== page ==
It's food - not a decoration!
After 35 years living together, some things have changed, and others haven't. You learn to live with life's little annoyances, particularly when you realize you cause so many more for your partner.
I have learned, for example, to assume that the cap on anything is not tightened down, even the toothpaste (which for some reason, is left open sometimes). I have tried to take a stand on this, particularly after one incident where I grabbed a bottle of mouthwash, the loose cap flew off and I was drenched in Lavoris from head to toe. But like battles between husbands and wives over leaving the seat up, it is a war that is never won, at best you can negotiate a cease-fire.
But the decorative fruit thing is one hill I am willing to die on. My Mother was into this as well, and I fought her and won. She would buy fresh fruit and arrange it in a bowl in the kitchen and act like it would last forever, when in reality, fruit at room temperature has a lifespan of days. And with two teenage boys around, it rarely lasted that long.
"Don't eat that!" she'd say, "that's for decoration! I like the look of a bowl of fruit!" I tried to explain to her that the fruit would just end up rotting away in a day or two - you might as well eat it. Why waste food? I guess she thought the kitchen should look like a Renaissance still life painting or something.
My grandmother had the right idea. In her apartment in Redbank, she had a bowl of plastic fruit. It was very realistic-look and the grapes in particular were soft and you could squeeze them, which I did, which resulted in being yelled at again. But at least her plastic fruit lasted years and years, not merely days, and wasn't a waste of food and thus money.
So imagine my frustration when I found Mark doing the same thing. He would buy fruit, arrange it in a wooden bowl, and when I took a bite out of an apple, he would say, "I was saving that!" I would reply, "for what?" and he'd say, "for later!"
But late never came and the only time I was "allowed" to eat the bananas was when they got soft and nasty or when the apple had a brown spot on it. Not only that, rotting fruit bowls attract tiny little fruit-flies. It is disgusting.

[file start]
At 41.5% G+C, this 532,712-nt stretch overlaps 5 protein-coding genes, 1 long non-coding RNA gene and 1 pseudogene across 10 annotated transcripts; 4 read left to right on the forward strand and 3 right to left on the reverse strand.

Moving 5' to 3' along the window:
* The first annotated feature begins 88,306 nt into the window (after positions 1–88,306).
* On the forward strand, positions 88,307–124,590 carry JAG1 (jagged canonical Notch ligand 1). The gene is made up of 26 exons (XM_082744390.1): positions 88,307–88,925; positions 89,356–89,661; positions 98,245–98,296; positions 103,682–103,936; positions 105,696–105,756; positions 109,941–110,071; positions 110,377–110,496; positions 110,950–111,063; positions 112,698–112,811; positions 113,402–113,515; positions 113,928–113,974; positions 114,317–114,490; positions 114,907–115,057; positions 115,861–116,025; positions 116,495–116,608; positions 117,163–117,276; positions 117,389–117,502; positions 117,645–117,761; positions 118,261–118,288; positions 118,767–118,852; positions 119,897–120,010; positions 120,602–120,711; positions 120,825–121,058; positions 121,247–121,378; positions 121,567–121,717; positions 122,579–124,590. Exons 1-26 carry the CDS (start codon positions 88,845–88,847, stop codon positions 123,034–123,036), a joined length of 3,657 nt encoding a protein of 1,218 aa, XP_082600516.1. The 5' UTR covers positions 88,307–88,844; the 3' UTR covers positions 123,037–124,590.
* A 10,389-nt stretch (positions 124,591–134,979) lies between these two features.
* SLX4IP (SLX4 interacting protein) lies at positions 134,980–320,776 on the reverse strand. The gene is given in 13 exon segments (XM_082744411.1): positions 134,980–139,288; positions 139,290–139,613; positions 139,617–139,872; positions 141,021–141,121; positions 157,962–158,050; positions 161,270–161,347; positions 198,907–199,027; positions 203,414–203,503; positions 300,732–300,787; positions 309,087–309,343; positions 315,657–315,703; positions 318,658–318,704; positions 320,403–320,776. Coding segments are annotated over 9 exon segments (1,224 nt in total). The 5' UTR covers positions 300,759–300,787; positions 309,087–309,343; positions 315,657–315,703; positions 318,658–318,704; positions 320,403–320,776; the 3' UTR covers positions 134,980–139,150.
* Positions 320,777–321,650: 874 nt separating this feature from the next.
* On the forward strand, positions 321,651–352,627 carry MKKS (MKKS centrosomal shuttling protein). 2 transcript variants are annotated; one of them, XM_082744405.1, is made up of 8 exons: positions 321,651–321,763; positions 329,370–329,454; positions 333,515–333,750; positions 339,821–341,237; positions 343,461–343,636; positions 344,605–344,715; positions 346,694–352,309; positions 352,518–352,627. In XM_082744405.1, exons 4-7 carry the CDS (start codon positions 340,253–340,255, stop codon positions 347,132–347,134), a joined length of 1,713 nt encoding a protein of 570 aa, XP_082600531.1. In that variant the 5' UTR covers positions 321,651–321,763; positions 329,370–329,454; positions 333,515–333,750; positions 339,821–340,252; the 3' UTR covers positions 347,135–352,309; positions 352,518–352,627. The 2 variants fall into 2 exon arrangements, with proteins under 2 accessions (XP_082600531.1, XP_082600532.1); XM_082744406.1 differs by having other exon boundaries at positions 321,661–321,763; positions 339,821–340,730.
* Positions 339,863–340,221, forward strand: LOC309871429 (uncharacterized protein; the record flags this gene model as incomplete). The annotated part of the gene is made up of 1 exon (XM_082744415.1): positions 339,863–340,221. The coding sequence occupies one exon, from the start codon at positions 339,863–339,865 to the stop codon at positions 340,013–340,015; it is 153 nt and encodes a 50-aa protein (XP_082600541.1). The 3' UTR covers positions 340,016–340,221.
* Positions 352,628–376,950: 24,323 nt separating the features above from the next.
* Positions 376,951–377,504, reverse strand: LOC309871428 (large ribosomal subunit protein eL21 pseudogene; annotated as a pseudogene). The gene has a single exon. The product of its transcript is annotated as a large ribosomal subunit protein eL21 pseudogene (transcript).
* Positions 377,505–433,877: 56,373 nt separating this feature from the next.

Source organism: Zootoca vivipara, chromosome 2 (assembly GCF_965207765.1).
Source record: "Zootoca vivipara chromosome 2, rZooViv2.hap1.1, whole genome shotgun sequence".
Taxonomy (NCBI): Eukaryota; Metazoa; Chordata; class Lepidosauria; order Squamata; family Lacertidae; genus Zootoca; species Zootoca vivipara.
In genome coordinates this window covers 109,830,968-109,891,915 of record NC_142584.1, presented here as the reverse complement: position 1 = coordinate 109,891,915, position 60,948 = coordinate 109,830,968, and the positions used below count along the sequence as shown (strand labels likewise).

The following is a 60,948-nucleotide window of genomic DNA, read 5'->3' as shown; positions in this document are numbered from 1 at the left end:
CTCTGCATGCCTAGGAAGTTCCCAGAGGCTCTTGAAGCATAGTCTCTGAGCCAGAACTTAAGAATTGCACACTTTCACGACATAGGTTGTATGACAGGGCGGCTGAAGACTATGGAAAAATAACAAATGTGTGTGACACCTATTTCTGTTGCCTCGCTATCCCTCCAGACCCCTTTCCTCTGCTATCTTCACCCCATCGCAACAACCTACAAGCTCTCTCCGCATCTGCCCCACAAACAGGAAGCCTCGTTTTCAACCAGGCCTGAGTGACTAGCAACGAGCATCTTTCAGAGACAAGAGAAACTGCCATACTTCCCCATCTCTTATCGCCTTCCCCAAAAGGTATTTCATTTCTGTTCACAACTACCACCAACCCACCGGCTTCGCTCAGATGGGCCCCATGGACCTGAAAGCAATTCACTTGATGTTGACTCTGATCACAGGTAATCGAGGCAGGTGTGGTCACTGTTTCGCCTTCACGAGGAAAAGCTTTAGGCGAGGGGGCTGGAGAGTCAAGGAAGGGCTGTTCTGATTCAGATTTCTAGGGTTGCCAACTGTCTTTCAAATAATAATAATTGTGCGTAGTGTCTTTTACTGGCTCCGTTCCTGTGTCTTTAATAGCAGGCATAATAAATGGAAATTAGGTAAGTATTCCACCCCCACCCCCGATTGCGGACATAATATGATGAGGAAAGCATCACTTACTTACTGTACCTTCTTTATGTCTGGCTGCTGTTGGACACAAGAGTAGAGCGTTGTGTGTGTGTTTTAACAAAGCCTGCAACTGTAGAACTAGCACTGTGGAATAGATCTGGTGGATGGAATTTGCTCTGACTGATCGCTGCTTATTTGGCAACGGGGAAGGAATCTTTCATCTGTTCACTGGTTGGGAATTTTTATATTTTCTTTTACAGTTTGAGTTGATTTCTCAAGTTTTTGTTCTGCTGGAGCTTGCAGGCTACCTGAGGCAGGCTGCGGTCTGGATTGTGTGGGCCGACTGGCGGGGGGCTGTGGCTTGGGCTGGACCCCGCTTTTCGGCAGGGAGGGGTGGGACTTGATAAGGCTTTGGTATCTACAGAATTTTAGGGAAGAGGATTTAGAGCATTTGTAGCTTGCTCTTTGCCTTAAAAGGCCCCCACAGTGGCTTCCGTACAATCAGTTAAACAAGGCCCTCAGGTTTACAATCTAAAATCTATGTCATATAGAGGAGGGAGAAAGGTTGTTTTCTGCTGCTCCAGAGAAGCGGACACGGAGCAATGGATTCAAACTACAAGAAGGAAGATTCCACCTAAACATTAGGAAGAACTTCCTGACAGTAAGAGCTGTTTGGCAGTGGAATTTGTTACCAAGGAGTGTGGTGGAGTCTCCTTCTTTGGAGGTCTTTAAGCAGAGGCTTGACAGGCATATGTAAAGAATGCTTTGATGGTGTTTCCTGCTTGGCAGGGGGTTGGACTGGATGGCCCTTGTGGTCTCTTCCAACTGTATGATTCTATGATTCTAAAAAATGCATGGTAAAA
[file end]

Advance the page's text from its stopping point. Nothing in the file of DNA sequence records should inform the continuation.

You want display fruit? Get plastic. But then again, ask yourself why you are taking up valuable counter space with a bowl of fruit, which really should be in the refrigerator (except the bananas) if you want them to last more than a day or two.
Thirty-five years and we still have this dispute. Not really an argument, but a low-level passive-aggressive battle. He buys the fruit, says he is saving it for "special" but cannot elaborate on a particular event this fruit is saved for (a pie, a dessert, or whatever). So I eat it. While it's fresh, while it's tasty, and while it's still good.
The problem with fruit is that you don't know how long it has been sitting on the shelf in the grocery store. We bought some plums a while ago and they were firm and tart - the way I like them. So we bought more and they were kind of soft, watery, and sickly-sweet. Pass. Same grocery store, same packaging, same source, but just a week too late in the season, I guess.
Fresh fruit, like fresh vegetables is a use-it-or-lose-it kind of proposition. Yes, some things stay fresh a long time in the fridge, but eventually there is an end game to all fresh produce.
It's food. Buy it, eat it, buy some more. But don't try to make a display piece out of it!
Would you arrange a tasteful display of different kinds of steaks on a plate and leave it on your kitchen counter for a week? Of course not. Why do it with fruit? Same deal, different foodstuff.